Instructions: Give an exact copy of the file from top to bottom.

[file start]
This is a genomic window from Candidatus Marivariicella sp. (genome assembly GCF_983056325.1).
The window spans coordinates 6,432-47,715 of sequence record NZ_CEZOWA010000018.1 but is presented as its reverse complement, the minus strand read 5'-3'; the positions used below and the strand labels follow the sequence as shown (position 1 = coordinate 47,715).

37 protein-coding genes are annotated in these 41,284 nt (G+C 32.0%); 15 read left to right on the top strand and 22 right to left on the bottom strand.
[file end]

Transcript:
This is a genomic window from Candidatus Marivariicella sp. (genome assembly GCF_983056325.1).
The window spans coordinates 6,432-47,715 of sequence record NZ_CEZOWA010000018.1 but is presented as its reverse complement, the minus strand read 5'-3'; the positions used below and the strand labels follow the sequence as shown (position 1 = coordinate 47,715).

37 protein-coding genes are annotated in these 41,284 nt (G+C 32.0%); 15 read left to right on the top strand and 22 right to left on the bottom strand.